It begins with a piece of land, which I wish to cultivate, and which I must therefore defend, against wild beasts and against my human enemies. And so the art of gardening was linked by birth to that of war, and Cyrus of Persia was admired by Lysander for the attention that he paid to both arts, in his pairi-daeza, his paradise, his walled garden. Lysander, being a Spartan citizen, was forbidden any manual craft. He was astonished to discover that Cyrus was in the habit of setting out and planting his own trees, that he never ate without first having worked up a sweat, doing something in the line either of war or of agriculture.
And this suggests a classical definition of gardening as being that activity with which I busy myself when I am not fighting (or otherwise serving the state). The faultless Athenian citizen Ischomachus (more of an overseer than a doer) told Socrates of a typical day, when he would walk from his city home to his farm, having sent his slave ahead with his horse. After supervising whatever was going on in the agricultural line, he would put the horse through its paces, imitating as closely as he could the skills needed in battle. Then, having returned the horse to the slave’s keeping, he would jog home, scrape off the sweat with a strigil, and settle down to the day’s meal.
What Lysander saw in Cyrus, what Socrates praised in his model Athenian, was typified for the Romans in the example of Cincinnatus—one moment plowing his field, the next assuming the dictatorship, then back to the farm again. Peace or war, prepared either way, like Churchill in the years of his eclipse, building his garden wall at Chartwell—the garden being a retreat, a buen retiro, only in the sense that a retreat is a maneuver from which I return refreshed, the better to face my opponents.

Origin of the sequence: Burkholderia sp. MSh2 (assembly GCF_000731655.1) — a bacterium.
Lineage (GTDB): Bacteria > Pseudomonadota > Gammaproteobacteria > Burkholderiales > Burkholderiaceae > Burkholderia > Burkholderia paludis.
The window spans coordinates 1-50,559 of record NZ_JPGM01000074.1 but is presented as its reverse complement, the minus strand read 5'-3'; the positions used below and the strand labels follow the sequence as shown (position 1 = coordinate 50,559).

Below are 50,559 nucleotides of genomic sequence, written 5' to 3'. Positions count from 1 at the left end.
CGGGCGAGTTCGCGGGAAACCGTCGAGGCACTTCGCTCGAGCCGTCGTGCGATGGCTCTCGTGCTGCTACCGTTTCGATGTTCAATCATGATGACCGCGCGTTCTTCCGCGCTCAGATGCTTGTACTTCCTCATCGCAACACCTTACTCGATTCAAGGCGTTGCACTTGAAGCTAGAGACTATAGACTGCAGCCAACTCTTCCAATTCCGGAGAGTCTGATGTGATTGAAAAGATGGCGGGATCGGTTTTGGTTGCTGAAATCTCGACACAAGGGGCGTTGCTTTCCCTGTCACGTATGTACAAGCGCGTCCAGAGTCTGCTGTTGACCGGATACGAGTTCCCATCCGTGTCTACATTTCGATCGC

And within Cyrus’s retreat, his paradise, he had set out the trees according to the figure of the quincunx—the same figure which is recommended today in the planting of coffee (four bananas on the corners of the square, the coffee bush itself set at the point of intersection of the diagonals, so that the banana leaves protect the young coffee from the scorching sun), and which impressed Lysander and Sir Thomas Browne, the latter believing that it resembled the order of battle of both Macedonian and Roman soldiers. The trees thus shared a military discipline.
So the garden reveals itself, from the start, to be a complex idea offering an opportunity for complex and contradictory symbols. Peace and war are woven together, simplicity and magnificence, nature and art; beauty will be found together with monstrosity, contentment with fear. A cursory reference to the emblem books will not solve for us the meaning of some passage, for the meaning of the garden recreates itself afresh. Browne tells us that the Hanging Gardens of Babylon drove Nebuchadnezzar mad, since he…
This article is available to online subscribers only.
Please choose from one of the options below to access this article:
Purchase a print premium subscription (20 issues per year) and also receive online access to all content on nybooks.com.
Purchase an Online Edition subscription and receive full access to all articles published by the Review since 1963.
Purchase a trial Online Edition subscription and receive unlimited access for one week to all the content on nybooks.com.